"Dark Ages" was a fantasy role-playing game, loosely in the realm of "Dungeons and Dragons", where players created a character (often several) that was either a warrior, priest, rogue, wizard or monk. Each character was represented by an "avatar" (a wonderfully metaphorical concept in itself for a later discussion) that the player designed – with choices of physical build, hair, clothing, head gear, etc. – to represent their character "in game" (as Eric and Emma referred to the virtual on-screen world). You used your mouse or computer keys to move your character about the landscape and communicated with other human-controlled avatars by typing in your words that would appear above your little avatar as a text bubble. The agreed protocol "in game" was to "speak" in a sort of faux language syntax of the middle ages.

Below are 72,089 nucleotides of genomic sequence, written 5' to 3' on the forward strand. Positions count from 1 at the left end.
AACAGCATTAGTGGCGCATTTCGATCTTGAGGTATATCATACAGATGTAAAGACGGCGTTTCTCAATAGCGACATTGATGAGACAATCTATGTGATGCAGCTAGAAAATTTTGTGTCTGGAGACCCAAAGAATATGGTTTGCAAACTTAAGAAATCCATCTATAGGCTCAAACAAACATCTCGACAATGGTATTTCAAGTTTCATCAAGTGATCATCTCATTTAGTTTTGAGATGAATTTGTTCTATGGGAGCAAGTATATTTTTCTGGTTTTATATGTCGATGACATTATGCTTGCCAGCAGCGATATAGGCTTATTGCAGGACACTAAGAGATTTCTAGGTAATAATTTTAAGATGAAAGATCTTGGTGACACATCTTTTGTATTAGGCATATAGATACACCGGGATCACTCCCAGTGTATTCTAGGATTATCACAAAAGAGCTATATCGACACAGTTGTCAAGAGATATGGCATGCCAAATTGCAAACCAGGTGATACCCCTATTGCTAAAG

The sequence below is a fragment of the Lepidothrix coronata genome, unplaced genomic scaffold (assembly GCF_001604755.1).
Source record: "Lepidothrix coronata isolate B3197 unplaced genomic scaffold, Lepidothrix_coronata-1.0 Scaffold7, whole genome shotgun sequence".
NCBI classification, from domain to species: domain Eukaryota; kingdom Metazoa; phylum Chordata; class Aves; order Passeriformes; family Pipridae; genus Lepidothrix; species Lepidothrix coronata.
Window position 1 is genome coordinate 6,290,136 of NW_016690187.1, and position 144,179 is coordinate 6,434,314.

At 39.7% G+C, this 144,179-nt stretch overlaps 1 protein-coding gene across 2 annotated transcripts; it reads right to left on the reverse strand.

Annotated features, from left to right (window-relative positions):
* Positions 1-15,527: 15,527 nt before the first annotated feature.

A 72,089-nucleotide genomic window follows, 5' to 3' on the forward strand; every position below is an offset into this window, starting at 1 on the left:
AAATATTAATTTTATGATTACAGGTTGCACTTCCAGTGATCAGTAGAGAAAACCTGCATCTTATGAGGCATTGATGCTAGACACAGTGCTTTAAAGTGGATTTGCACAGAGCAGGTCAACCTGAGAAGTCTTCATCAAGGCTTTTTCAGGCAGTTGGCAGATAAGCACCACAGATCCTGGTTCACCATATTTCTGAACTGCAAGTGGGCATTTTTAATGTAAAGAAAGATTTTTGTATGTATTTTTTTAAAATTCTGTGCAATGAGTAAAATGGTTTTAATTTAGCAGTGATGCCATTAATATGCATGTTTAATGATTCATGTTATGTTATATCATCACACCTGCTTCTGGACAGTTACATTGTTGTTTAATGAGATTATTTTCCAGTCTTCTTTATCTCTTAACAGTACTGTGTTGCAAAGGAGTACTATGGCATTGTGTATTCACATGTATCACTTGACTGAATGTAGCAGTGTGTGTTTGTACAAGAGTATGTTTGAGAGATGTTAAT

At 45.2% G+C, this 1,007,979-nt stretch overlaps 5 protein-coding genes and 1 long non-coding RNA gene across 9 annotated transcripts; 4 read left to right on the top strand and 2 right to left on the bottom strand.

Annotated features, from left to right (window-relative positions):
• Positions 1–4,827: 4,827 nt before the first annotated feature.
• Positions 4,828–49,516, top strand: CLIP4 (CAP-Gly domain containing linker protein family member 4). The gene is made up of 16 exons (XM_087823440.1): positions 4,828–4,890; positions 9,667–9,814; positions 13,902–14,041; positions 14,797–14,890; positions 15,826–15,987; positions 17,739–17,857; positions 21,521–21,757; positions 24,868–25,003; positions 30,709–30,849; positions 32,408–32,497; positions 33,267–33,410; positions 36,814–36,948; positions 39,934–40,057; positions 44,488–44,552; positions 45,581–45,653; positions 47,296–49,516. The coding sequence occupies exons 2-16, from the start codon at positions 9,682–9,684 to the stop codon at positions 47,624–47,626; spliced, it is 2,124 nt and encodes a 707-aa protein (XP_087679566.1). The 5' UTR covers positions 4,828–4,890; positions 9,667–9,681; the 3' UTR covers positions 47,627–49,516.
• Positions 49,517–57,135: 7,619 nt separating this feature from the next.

The most basic concrete goal of the game was to "level up" your character(s). This was done mostly by fighting and killing dangerous critters (like Giant Mantises) or evil creatures (such as Bone Dragons) that were in fact "mobs" (some sort of acronym I think, but don’t know yet what it means) controlled by the computer application itself. Characters would band together in hunting parties (ideally balanced teams including various character types) and travel to the more dicey environs of the game world – magical forests or deep dungeons – to track down and share the point values for killing high value creatures. As your character went up in levels it could learn and acquire more abilities, including new advanced fighting skills for a warrior, new spells for a wizard, or new stealth techniques for a rogue.